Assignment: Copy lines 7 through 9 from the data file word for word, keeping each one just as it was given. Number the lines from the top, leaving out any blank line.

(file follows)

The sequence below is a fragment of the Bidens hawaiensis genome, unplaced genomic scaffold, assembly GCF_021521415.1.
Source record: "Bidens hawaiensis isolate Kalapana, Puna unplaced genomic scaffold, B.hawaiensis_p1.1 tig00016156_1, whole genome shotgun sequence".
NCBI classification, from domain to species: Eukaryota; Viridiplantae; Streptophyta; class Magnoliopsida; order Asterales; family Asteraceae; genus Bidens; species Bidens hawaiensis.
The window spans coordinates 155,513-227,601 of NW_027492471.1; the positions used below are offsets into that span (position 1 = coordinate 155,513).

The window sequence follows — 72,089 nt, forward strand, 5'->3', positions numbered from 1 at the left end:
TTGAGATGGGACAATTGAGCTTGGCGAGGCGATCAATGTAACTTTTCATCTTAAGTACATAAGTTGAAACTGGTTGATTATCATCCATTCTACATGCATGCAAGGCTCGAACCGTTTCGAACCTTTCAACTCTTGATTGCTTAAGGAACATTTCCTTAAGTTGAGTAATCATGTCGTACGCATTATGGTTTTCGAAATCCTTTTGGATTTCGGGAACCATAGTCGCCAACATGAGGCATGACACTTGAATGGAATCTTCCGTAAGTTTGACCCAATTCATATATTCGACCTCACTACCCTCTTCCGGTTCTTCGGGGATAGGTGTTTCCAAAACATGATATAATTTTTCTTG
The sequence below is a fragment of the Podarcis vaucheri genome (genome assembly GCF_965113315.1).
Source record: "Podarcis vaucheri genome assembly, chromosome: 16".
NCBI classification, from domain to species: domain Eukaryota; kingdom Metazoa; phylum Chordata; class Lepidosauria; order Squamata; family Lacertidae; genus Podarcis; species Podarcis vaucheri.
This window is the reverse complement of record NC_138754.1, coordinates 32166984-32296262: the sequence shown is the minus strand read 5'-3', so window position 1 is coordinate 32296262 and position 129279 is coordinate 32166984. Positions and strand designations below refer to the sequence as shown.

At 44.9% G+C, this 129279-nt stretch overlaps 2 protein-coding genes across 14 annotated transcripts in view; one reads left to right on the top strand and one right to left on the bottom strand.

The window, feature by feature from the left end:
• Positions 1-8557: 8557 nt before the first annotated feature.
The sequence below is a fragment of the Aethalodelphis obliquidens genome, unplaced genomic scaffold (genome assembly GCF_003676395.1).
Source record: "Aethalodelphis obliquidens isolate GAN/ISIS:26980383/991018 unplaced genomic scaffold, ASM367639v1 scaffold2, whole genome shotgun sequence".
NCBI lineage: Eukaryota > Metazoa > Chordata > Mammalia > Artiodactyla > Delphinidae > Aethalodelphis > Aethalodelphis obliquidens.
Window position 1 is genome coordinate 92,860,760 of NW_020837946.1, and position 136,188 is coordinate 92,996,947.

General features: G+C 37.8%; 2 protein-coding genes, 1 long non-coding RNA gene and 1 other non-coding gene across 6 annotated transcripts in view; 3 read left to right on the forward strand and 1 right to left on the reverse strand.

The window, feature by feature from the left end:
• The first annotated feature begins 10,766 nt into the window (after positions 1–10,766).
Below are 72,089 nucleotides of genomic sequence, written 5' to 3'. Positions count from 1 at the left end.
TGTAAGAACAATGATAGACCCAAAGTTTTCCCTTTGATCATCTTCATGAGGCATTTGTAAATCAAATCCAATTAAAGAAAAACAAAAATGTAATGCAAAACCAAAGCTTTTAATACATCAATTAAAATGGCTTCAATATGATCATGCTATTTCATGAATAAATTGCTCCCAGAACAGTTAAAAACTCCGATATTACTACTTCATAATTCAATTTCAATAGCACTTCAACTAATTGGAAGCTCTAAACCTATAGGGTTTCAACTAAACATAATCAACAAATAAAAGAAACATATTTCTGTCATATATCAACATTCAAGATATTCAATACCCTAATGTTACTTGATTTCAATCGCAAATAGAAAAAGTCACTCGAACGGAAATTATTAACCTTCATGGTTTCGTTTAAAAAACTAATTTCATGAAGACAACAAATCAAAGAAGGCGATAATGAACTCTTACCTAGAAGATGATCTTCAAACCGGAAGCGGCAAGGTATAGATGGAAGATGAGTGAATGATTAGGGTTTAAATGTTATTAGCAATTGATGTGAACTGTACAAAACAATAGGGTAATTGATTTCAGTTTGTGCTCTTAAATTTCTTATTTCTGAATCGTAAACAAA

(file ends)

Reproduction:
The sequence below is a fragment of the Podarcis vaucheri genome (genome assembly GCF_965113315.1).
Source record: "Podarcis vaucheri genome assembly, chromosome: 16".
NCBI classification, from domain to species: domain Eukaryota; kingdom Metazoa; phylum Chordata; class Lepidosauria; order Squamata; family Lacertidae; genus Podarcis; species Podarcis vaucheri.